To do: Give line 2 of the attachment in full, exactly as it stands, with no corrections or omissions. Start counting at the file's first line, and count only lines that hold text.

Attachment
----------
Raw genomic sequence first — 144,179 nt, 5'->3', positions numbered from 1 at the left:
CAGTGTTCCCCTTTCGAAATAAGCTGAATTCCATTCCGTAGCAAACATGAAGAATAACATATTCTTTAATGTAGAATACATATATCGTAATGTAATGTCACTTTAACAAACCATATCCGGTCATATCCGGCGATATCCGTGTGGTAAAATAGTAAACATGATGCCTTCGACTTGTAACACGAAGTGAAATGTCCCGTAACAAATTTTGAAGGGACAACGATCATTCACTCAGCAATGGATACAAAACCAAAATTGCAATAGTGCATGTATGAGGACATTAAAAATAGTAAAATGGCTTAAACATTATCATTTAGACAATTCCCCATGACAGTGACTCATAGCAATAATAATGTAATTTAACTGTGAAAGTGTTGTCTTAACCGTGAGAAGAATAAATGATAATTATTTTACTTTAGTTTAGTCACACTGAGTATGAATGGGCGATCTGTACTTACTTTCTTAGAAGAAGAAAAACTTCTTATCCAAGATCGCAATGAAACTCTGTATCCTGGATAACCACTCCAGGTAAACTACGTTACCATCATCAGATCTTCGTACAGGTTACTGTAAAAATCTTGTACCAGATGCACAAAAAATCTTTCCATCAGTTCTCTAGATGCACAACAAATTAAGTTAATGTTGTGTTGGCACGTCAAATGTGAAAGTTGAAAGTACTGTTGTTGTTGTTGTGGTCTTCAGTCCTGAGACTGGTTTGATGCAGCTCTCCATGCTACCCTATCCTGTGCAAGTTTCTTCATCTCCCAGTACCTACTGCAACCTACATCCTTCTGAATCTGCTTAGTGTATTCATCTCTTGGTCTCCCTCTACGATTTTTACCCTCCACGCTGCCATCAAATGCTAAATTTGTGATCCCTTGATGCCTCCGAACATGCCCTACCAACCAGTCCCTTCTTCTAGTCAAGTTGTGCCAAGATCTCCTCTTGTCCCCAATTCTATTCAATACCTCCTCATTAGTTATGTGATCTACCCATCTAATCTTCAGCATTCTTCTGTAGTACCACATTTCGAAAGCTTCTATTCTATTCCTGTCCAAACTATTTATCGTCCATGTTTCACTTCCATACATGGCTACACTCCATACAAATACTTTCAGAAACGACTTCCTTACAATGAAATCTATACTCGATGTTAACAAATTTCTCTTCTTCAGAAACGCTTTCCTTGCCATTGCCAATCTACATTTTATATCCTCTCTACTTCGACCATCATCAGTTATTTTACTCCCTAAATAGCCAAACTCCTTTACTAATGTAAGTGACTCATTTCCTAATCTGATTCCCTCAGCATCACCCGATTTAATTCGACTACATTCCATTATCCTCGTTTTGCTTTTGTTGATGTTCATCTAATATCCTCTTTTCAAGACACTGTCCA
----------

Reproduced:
CAGTGTTCCCCTTTCGAAATAAGCTGAATTCCATTCCGTAGCAAACATGAAGAATAACATATTCTTTAATGTAGAATACATATATCGTAATGTAATGTCACTTTAACAAACCATATCCGGTCATATCCGGCGATATCCGTGTGGTAAAATAGTAAACATGATGCCTTCGACTTGTAACACGAAGTGAAATGTCCCGTAACAAATTTTGAAGGGACAACGATCATTCACTCAGCAATGGATACAAAACCAAAATTGCAATAGTGCATGTATGAGGACATTAAAAATAGTAAAATGGCTTAAACATTATCATTTAGACAATTCCCCATGACAGTGACTCATAGCAATAATAATGTAATTTAACTGTGAAAGTGTTGTCTTAACCGTGAGAAGAATAAATGATAATTATTTTACTTTAGTTTAGTCACACTGAGTATGAATGGGCGATCTGTACTTACTTTCTTAGAAGAAGAAAAACTTCTTATCCAAGATCGCAATGAAACTCTGTATCCTGGATAACCACTCCAGGTAAACTACGTTACCATCATCAGATCTTCGTACAGGTTACTGTAAAAATCTTGTACCAGATGCACAAAAAATCTTTCCATCAGTTCTCTAGATGCACAACAAATTAAGTTAATGTTGTGTTGGCACGTCAAATGTGAAAGTTGAAAGTACTGTTGTTGTTGTTGTGGTCTTCAGTCCTGAGACTGGTTTGATGCAGCTCTCCATGCTACCCTATCCTGTGCAAGTTTCTTCATCTCCCAGTACCTACTGCAACCTACATCCTTCTGAATCTGCTTAGTGTATTCATCTCTTGGTCTCCCTCTACGATTTTTACCCTCCACGCTGCCATCAAATGCTAAATTTGTGATCCCTTGATGCCTCCGAACATGCCCTACCAACCAGTCCCTTCTTCTAGTCAAGTTGTGCCAAGATCTCCTCTTGTCCCCAATTCTATTCAATACCTCCTCATTAGTTATGTGATCTACCCATCTAATCTTCAGCATTCTTCTGTAGTACCACATTTCGAAAGCTTCTATTCTATTCCTGTCCAAACTATTTATCGTCCATGTTTCACTTCCATACATGGCTACACTCCATACAAATACTTTCAGAAACGACTTCCTTACAATGAAATCTATACTCGATGTTAACAAATTTCTCTTCTTCAGAAACGCTTTCCTTGCCATTGCCAATCTACATTTTATATCCTCTCTACTTCGACCATCATCAGTTATTTTACTCCCTAAATAGCCAAACTCCTTTACTAATGTAAGTGACTCATTTCCTAATCTGATTCCCTCAGCATCACCCGATTTAATTCGACTACATTCCATTATCCTCGTTTTGCTTTTGTTGATGTTCATCTAATATCCTCTTTTCAAGACACTGTCCA